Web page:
The culinary team at Common Roots Cafe believes that the best way to create a welcoming restaurant is to fully embrace local flavor in every sense of the word. Even the interior speaks to this mission—reclaimed barn wood makes up the dining room's floorboards and tabletops, the counter is composed of recycled cardboard, and the air is one-hundred percent Minnesotan. The overall effect is one of casual warmth, an atmosphere that makes the cafe an ideal spot for guests to chew on eclectic, yet accessible, cuisine and relax with a choice of 10 local craft beers.
The menu itself also bursts with hometown pride, highlighting local organic and sustainable ingredients. As much as half of the restaurant's food comes from farms located within 250 miles of Minneapolis, while some produce is picked right outside the door at the cafe's urban garden. And since the selection of ingredients alters with the seasons, the chefs adapt their dishes each month to showcase their fresh flavors. Previous offerings have included redfish tacos with jicama slaw, mac 'n' cheese with local cheddar, and house-made tagliatelle pasta topped with a hearty bison bolognese sauce. Bites are complemented with sips from a drink list featuring wines—many made from organic grapes—and local beers. And, in the unlikely event that diners leave any food on their plates, the scraps are carefully composted to continue the cafe's green production cycle.
Most students in introductory stained-glass-making classes are in search of a new hobby or a fun few hours, but not Connie Beckers. In 1995, she took such a course and soon built a career around the art of stained glass and kiln-working. Now, through The Goddess of Glass, she teaches others her craft during classes that cover the creation of jewelry, coasters, plates, and transparent overalls. She’s also been known to flex her instructional muscle as a guest artist on the DIY Network show Cramped Quarters, where she taught the show’s host and contractor how to make stained-glass tiles for a kitchen in the middle of remodeling.
The Goddess of Glass also sells artwork and gifts out of a separate retail shop. Patrons can commission a custom piece, such as a stained-glass window, or peruse a collection of pieces by more than 80 local artisans. The shop’s staff can also advise clients who need custom framing, helping them to pick the proper matting and frame so that their Richard Nixon rookie cards really pop.
For nearly a century, Children’s Hospitals and Clinics of Minnesota has provided medical care for children along with clinical and surgical services. With 380 staffed beds at two campuses, the hospitals care for more than 125,700 kids each year. Their pediatric services subscribe to the most current research models and employ innovative practices to maximize the quality of care it provides.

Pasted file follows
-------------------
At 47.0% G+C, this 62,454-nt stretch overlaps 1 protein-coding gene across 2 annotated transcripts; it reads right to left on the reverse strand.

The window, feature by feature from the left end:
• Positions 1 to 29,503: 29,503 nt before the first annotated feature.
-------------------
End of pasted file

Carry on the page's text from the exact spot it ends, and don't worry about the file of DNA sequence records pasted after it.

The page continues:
Children’s cultivates a positive and welcoming environment for patients by providing kid-friendly diversions as well as resources for their families. Kids can take part in programming from Star Studio, the in-hospital TV channel, and parents can turn to interpreter services or parenting professionals for assistance.
Children’s will soon complete state-of-the-art renovations on both campuses, which will include private patient rooms, expanded surgery and triage centers, and an internal Ronald McDonald House. The additions will foster an open and airy atmosphere that provides comfort for patients, with designs that integrate science, art, and nature.
The textile-pampering experts of Mulberrys Garment Care tend to dingy clothes with toxin-free cleaning methods and a commitment to quality that earned the shop a nod as Top Eco-Friendly Dry Cleaner by Minnesota Monthly in 2011. Offering 24-hour drop-offs or pickup and delivery service, the Mulberrys crew dry-cleans garments with pressurized CO2 and no heat, keeping clothes from returning with a chemical smell, faded colors, or an unhealthy sauna addiction. Laundry services suds up duds with purified water and environmentally friendly detergents before pressers hand-finish each garment and tailors scour seams for missing or cracked buttons. Tailoring and alteration operations let Mulberrys' skilled needle wielders exercise their 30 years of experience to fit clients with customized duds, and an online account system gives patrons instant access to billing, order status, and their pants' favorite music playlists.
Michael Weber and Nick Adams aim their lenses at everything from beaming couples to photogenic plates of pasta. The two harness more than 25 years of combined experience as they craft images—not the kind that sit sedately in frames, but rather the kind that leap out, grab your face, and launch into stories about dimpled babies, flying mortarboards, and couples vowing to stay together in sickness and in health. Their artistic, modern style yields images perfect for family albums but also polished enough for model portfolios. They share the techniques behind that deft approach during introductory and advanced photography classes, passing down their exuberance for the art form whose development spared museum-goers from more dreary years of staring at da Vinci’s finger paintings.
As the state's flagship news organization, the Star Tribune's steadfast coverage of local, national, and worldwide events predates the city’s fire department. Tracing its lineage all the way back to 1867, the newspaper easily displaced its contemporary competitors, signal fires and news-bearing sparrow hawks, establishing a tradition of trusted reporting. The newspaper enhances its regular chronicles of Twin Cities news with sections focused on specific geographic regions and suburbs while dutifully drawing national and global politics into perspective. Thoughtful editorials challenge inquiring minds or put news into context, and extensive lifestyle, entertainment, and sports sections keep readers abreast of the latest developments in leisure.